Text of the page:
Even a small injury can lead to complications and it is imperative to get feet checked annually in those with diabetes
New Delhi, 21st July 2017: According to statistics, during the diagnosis of Type 2 diabetes, at least 1 in 10 people, possess risk factors for foot damage. Studies also estimate the prevalence of diabetic foot in India between 7.4% and 15.3%. It is important to identify this condition at the earliest and provide treatment failing which the condition can lead to serious health issues. A small injury can later develop infections and even end up in amputations.
The WHO defines diabetic foot as, "The foot of a diabetes patient that has potential risk of pathologic consequences including infection, ulceration and /or destruction of deep tissues associated with neurologic abnormalities, various degrees of peripheral vascular disease and/or metabolic complications of diabetes in the lower limb."
Speaking about this condition, Padma Shri Awardee Dr K K Aggarwal, National President Indian Medical Association (IMA) and President Heart Care Foundation of India (HCFI) and Dr RN Tandon – Honorary Secretary General IMA in a joint statement, said "It is imperative to check the feet every day once diabetes has been diagnosed. Factors such as callus, corn, infections of skin or nailbed, onychocryptosis or ingrown toe-nail can lead to ulcers and must be prevented. Diabetes leads to damage of nerves in the feet. In the absence of pain, such small injuries can go unnoticed. Additionally, other associated conditions such as high blood pressure, smoking, cholesterol, and obesity tend to reduce the blood flow to the feet, in a person with diabetes. All these predispose a person to secondary infections thereby aggravating the problem further. Some other complications associated with diabetic foot include ulceration, infection, septicaemia, gangrene, deformity, and limb loss."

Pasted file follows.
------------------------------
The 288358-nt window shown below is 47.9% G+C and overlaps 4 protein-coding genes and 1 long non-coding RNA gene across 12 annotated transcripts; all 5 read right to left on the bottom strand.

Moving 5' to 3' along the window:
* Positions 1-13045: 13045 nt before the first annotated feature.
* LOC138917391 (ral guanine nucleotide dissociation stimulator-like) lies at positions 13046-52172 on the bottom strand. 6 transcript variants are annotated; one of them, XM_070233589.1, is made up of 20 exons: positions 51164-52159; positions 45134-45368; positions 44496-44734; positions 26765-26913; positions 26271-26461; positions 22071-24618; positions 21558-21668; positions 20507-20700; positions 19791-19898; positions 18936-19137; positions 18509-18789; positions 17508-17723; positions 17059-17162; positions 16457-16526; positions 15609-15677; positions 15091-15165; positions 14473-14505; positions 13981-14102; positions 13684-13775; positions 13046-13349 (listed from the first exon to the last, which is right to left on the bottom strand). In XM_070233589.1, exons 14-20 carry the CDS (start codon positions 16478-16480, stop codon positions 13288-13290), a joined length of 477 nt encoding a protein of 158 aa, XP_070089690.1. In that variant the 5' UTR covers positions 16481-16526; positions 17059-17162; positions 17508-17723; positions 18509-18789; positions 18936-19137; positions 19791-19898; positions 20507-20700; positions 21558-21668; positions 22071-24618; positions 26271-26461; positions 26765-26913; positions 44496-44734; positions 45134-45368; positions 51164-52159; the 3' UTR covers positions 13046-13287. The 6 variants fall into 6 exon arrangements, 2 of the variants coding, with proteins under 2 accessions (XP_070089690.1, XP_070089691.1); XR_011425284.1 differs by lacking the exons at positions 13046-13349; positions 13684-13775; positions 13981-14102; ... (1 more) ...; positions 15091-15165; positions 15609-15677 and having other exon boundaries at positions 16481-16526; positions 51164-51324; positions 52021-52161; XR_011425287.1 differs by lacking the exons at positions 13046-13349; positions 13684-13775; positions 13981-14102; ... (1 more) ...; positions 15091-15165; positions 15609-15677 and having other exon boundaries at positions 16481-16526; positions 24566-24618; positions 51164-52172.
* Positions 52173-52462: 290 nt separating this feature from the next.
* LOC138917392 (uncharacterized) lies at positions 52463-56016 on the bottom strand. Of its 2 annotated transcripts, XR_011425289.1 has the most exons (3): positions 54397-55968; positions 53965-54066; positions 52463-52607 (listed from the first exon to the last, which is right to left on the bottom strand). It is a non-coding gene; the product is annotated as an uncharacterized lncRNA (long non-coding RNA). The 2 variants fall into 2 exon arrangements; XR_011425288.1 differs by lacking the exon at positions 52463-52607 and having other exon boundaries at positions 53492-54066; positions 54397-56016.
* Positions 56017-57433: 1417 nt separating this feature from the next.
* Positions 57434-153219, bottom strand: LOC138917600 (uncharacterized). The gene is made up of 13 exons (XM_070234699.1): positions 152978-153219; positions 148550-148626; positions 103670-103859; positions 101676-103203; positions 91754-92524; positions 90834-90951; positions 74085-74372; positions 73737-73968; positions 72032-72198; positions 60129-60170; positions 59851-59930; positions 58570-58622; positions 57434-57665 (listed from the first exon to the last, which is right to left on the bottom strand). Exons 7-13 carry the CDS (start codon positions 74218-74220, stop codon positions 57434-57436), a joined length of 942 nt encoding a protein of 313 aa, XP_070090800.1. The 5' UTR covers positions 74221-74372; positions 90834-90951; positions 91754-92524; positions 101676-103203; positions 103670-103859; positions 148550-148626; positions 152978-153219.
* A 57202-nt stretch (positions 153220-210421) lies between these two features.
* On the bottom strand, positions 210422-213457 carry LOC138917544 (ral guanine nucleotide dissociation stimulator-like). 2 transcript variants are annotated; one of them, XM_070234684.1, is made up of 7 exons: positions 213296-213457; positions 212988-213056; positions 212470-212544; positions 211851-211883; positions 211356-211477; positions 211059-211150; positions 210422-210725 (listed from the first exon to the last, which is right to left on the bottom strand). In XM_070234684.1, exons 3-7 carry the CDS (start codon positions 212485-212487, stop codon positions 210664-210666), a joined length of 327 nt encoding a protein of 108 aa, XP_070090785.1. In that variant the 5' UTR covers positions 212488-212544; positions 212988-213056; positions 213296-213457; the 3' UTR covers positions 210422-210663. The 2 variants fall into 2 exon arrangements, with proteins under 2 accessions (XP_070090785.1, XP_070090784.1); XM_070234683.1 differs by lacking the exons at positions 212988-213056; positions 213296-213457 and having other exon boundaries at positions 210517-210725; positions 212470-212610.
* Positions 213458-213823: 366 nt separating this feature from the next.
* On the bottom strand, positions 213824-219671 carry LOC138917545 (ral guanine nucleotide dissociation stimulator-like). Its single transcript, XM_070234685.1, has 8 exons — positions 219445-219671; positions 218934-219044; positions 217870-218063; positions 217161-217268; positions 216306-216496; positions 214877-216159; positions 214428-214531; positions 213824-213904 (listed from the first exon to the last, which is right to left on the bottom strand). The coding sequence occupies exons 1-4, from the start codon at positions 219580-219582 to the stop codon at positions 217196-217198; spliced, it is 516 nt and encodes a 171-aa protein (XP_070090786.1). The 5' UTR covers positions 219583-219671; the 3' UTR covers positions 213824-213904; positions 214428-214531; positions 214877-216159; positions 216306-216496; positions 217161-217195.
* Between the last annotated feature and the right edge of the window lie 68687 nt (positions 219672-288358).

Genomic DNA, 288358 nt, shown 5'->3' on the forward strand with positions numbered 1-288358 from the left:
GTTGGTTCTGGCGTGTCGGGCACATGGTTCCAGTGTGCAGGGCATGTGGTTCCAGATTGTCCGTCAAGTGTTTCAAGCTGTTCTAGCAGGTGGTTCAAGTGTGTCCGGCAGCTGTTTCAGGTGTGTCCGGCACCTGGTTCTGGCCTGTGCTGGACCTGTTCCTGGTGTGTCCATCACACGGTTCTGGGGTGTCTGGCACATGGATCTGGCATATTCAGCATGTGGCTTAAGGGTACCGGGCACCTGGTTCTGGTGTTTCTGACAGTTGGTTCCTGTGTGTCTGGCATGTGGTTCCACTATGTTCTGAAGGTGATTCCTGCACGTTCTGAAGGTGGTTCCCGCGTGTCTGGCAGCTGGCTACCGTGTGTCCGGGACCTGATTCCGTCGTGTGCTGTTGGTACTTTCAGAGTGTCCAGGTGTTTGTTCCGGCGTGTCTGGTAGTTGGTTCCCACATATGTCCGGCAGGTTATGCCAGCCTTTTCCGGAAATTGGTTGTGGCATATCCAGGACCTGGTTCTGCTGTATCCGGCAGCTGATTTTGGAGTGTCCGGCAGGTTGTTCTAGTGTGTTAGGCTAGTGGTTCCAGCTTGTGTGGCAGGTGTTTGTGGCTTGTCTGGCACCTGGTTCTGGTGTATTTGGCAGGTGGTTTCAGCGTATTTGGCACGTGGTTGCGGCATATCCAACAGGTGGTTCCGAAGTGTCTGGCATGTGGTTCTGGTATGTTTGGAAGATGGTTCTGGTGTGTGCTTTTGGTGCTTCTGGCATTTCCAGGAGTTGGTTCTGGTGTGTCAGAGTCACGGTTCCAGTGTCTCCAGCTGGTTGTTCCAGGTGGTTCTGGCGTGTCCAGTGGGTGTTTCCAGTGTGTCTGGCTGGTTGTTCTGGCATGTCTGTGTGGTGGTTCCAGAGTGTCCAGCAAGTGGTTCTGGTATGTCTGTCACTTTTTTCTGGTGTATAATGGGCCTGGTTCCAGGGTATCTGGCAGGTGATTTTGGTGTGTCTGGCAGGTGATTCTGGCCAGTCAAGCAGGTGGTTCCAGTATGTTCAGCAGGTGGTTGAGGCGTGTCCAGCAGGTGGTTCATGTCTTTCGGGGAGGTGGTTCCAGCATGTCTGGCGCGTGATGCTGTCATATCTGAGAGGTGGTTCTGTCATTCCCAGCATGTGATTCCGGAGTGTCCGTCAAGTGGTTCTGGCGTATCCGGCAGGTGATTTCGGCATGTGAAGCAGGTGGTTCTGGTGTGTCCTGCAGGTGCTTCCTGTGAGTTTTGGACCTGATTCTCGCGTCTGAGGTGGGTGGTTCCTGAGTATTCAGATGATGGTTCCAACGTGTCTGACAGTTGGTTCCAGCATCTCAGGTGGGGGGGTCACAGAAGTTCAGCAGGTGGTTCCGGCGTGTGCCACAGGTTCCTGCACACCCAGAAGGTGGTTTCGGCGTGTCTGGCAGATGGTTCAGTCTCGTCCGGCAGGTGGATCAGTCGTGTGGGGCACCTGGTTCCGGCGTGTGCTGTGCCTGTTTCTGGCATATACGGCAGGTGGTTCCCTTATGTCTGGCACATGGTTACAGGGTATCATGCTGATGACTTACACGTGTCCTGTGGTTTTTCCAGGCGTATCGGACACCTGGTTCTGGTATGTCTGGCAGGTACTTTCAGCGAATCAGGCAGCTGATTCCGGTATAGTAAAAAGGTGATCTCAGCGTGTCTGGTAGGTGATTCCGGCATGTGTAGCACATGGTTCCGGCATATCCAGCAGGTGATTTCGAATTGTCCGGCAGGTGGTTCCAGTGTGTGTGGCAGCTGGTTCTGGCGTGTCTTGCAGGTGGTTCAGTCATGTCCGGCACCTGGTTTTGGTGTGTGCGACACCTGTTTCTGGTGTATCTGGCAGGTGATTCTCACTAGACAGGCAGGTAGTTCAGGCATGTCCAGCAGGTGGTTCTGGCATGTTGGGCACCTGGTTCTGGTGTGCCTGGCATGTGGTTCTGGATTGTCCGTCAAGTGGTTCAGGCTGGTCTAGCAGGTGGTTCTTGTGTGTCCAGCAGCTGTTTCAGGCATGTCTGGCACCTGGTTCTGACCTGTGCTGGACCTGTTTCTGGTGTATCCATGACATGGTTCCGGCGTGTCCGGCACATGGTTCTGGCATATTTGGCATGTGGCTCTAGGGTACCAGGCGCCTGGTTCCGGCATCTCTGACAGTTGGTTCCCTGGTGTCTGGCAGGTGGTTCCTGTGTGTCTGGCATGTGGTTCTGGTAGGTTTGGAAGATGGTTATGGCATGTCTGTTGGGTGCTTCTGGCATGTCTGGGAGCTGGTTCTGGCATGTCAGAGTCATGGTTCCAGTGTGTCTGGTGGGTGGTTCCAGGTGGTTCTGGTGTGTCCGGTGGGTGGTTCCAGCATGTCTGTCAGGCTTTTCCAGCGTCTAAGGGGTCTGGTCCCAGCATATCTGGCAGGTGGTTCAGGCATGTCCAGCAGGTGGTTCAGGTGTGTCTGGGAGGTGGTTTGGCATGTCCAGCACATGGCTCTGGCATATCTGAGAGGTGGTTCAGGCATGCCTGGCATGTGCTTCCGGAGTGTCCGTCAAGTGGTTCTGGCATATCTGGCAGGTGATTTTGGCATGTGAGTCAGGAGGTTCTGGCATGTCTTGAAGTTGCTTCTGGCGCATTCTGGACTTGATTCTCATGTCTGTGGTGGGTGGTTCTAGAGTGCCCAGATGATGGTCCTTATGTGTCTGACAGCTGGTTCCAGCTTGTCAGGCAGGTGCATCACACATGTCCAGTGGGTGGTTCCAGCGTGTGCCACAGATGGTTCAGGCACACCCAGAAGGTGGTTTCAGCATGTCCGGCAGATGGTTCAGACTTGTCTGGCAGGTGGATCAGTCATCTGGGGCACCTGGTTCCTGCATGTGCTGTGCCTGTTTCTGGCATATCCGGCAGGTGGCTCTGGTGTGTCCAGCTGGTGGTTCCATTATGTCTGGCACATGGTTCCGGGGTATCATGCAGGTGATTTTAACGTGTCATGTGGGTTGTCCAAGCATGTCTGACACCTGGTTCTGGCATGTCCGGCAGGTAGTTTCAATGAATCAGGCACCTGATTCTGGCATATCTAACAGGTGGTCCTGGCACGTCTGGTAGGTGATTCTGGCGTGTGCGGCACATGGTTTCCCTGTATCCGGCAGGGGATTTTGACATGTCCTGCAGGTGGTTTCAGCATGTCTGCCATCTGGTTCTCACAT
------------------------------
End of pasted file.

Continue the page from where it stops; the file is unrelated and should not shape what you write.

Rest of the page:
Some probable causes of a diabetic foot include peripheral neuropathy (nerve damage), vasculopathy, (obstruction of blood vessels), foot deformity, infection, and oedema (swollen feet). Treating a diabetic foot includes addressing three basic issues: debridement, offloading, and infection control.
Adding further, Dr Aggarwal, said, "Those with diabetes should get their feet examined on an annual basis. It is important to notify the doctor if there are any cuts or breaks in the skin, or an ingrown nail, or if the feet become less sensitive or start hurting. It is possible to prevent development of diabetic foot by optimizing glycaemic control, offering patient education including daily feet examination, nail care, proper foot wear, and utilizing emollients to moisturize the feet."
Follow these tips to take care of your feet if you have been diagnosed with diabetes:
- Keep sugar levels under check: Follow
lifestyle tips suggested by your doctor to keep your blood glucose levels
in the correct range.
- Check your feet every day: Watch out for any
red spots, cuts, swelling, or blisters.
- Be physically active: Engage in at least 30
minutes of physical activity every day.
- Keep your feet clean: Wash your feet every day
and dry them carefully, especially the area between toes.
- Moisturize feet well: Apply a thin coat of
moisturizer over the top and bottom of your feet every day after you wash
- Trim your nails regularly.
- Wear comfortable shoes and socks: It is a good
idea to not walk barefoot. Buy footwear that is comfortable and fit well.
Ensure that the lining is smooth and there are no objects inside your
- Keep the blood flowing to your feet: Put your
feet up when sitting. Wiggle your toes and move your ankles up and down
for 5 minutes, two (2) or three (3) times a day. Don't cross your legs for
long periods of time.